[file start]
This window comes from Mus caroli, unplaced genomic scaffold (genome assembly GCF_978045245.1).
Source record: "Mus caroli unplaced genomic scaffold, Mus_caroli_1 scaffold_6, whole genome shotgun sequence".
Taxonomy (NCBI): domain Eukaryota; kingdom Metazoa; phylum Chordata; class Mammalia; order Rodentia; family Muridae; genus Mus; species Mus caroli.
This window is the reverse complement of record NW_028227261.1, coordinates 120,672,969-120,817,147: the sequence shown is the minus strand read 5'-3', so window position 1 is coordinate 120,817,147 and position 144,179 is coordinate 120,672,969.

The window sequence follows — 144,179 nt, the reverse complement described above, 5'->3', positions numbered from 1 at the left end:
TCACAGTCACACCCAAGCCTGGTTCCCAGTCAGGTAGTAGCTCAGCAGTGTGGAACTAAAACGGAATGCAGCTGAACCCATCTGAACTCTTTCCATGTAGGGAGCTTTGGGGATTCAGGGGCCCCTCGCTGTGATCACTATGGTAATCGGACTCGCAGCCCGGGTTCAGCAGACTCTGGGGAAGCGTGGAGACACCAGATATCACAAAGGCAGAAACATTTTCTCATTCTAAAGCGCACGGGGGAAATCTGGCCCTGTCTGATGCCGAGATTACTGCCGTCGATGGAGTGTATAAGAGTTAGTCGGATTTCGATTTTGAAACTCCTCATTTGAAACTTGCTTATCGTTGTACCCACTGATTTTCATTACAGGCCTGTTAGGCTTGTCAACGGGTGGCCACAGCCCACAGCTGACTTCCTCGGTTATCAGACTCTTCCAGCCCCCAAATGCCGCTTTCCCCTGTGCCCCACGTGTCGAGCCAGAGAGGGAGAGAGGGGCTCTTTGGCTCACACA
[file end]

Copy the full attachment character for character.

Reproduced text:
This window comes from Mus caroli, unplaced genomic scaffold (genome assembly GCF_978045245.1).
Source record: "Mus caroli unplaced genomic scaffold, Mus_caroli_1 scaffold_6, whole genome shotgun sequence".
Taxonomy (NCBI): domain Eukaryota; kingdom Metazoa; phylum Chordata; class Mammalia; order Rodentia; family Muridae; genus Mus; species Mus caroli.
This window is the reverse complement of record NW_028227261.1, coordinates 120,672,969-120,817,147: the sequence shown is the minus strand read 5'-3', so window position 1 is coordinate 120,817,147 and position 144,179 is coordinate 120,672,969.

The window sequence follows — 144,179 nt, the reverse complement described above, 5'->3', positions numbered from 1 at the left end:
TCACAGTCACACCCAAGCCTGGTTCCCAGTCAGGTAGTAGCTCAGCAGTGTGGAACTAAAACGGAATGCAGCTGAACCCATCTGAACTCTTTCCATGTAGGGAGCTTTGGGGATTCAGGGGCCCCTCGCTGTGATCACTATGGTAATCGGACTCGCAGCCCGGGTTCAGCAGACTCTGGGGAAGCGTGGAGACACCAGATATCACAAAGGCAGAAACATTTTCTCATTCTAAAGCGCACGGGGGAAATCTGGCCCTGTCTGATGCCGAGATTACTGCCGTCGATGGAGTGTATAAGAGTTAGTCGGATTTCGATTTTGAAACTCCTCATTTGAAACTTGCTTATCGTTGTACCCACTGATTTTCATTACAGGCCTGTTAGGCTTGTCAACGGGTGGCCACAGCCCACAGCTGACTTCCTCGGTTATCAGACTCTTCCAGCCCCCAAATGCCGCTTTCCCCTGTGCCCCACGTGTCGAGCCAGAGAGGGAGAGAGGGGCTCTTTGGCTCACACA